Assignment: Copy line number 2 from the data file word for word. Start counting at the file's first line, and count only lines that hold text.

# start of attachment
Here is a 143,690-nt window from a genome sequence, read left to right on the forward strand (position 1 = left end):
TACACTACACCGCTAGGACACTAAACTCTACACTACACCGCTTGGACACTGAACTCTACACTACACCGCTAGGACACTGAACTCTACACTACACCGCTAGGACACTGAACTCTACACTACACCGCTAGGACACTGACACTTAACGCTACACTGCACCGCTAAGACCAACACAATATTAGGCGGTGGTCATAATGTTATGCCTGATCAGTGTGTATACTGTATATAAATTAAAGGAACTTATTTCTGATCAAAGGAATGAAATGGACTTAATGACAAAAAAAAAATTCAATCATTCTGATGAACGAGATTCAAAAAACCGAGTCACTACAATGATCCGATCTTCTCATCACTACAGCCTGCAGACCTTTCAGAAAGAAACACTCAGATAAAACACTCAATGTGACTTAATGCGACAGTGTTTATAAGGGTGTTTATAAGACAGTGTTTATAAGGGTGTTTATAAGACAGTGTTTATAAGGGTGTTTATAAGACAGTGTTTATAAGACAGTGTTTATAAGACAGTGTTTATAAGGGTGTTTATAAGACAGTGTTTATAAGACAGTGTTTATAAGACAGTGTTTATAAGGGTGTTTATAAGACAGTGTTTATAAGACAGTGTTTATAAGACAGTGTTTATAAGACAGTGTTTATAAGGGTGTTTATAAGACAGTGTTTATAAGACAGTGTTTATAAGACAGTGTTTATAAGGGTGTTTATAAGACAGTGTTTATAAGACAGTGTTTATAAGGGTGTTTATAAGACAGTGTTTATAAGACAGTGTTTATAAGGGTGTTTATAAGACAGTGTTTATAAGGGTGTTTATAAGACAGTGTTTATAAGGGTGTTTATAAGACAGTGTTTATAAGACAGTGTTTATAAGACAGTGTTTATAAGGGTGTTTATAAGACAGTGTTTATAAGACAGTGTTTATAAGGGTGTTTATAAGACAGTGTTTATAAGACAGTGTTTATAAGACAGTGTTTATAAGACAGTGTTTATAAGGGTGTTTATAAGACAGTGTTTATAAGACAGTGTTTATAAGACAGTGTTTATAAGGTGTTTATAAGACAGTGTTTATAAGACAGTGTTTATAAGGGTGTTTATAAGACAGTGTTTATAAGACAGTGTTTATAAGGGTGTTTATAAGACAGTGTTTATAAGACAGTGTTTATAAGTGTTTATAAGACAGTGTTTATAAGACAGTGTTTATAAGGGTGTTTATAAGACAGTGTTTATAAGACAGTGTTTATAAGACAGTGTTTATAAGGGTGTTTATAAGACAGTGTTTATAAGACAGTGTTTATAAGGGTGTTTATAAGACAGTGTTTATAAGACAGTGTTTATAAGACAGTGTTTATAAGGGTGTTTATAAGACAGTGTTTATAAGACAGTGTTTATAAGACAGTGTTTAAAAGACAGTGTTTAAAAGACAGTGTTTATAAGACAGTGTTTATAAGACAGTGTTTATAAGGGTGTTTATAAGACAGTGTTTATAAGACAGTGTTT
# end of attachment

TACACTACACCGCTAGGACACTAAACTCTACACTACACCGCTTGGACACTGAACTCTACACTACACCGCTAGGACACTGAACTCTACACTACACCGCTAGGACACTGAACTCTACACTACACCGCTAGGACACTGACACTTAACGCTACACTGCACCGCTAAGACCAACACAATATTAGGCGGTGGTCATAATGTTATGCCTGATCAGTGTGTATACTGTATATAAATTAAAGGAACTTATTTCTGATCAAAGGAATGAAATGGACTTAATGACAAAAAAAAAATTCAATCATTCTGATGAACGAGATTCAAAAAACCGAGTCACTACAATGATCCGATCTTCTCATCACTACAGCCTGCAGACCTTTCAGAAAGAAACACTCAGATAAAACACTCAATGTGACTTAATGCGACAGTGTTTATAAGGGTGTTTATAAGACAGTGTTTATAAGGGTGTTTATAAGACAGTGTTTATAAGGGTGTTTATAAGACAGTGTTTATAAGACAGTGTTTATAAGACAGTGTTTATAAGGGTGTTTATAAGACAGTGTTTATAAGACAGTGTTTATAAGACAGTGTTTATAAGGGTGTTTATAAGACAGTGTTTATAAGACAGTGTTTATAAGACAGTGTTTATAAGACAGTGTTTATAAGGGTGTTTATAAGACAGTGTTTATAAGACAGTGTTTATAAGACAGTGTTTATAAGGGTGTTTATAAGACAGTGTTTATAAGACAGTGTTTATAAGGGTGTTTATAAGACAGTGTTTATAAGACAGTGTTTATAAGGGTGTTTATAAGACAGTGTTTATAAGGGTGTTTATAAGACAGTGTTTATAAGGGTGTTTATAAGACAGTGTTTATAAGACAGTGTTTATAAGACAGTGTTTATAAGGGTGTTTATAAGACAGTGTTTATAAGACAGTGTTTATAAGGGTGTTTATAAGACAGTGTTTATAAGACAGTGTTTATAAGACAGTGTTTATAAGACAGTGTTTATAAGGGTGTTTATAAGACAGTGTTTATAAGACAGTGTTTATAAGACAGTGTTTATAAGGTGTTTATAAGACAGTGTTTATAAGACAGTGTTTATAAGGGTGTTTATAAGACAGTGTTTATAAGACAGTGTTTATAAGGGTGTTTATAAGACAGTGTTTATAAGACAGTGTTTATAAGTGTTTATAAGACAGTGTTTATAAGACAGTGTTTATAAGGGTGTTTATAAGACAGTGTTTATAAGACAGTGTTTATAAGACAGTGTTTATAAGGGTGTTTATAAGACAGTGTTTATAAGACAGTGTTTATAAGGGTGTTTATAAGACAGTGTTTATAAGACAGTGTTTATAAGACAGTGTTTATAAGGGTGTTTATAAGACAGTGTTTATAAGACAGTGTTTATAAGACAGTGTTTAAAAGACAGTGTTTAAAAGACAGTGTTTATAAGACAGTGTTTATAAGACAGTGTTTATAAGGGTGTTTATAAGACAGTGTTTATAAGACAGTGTTT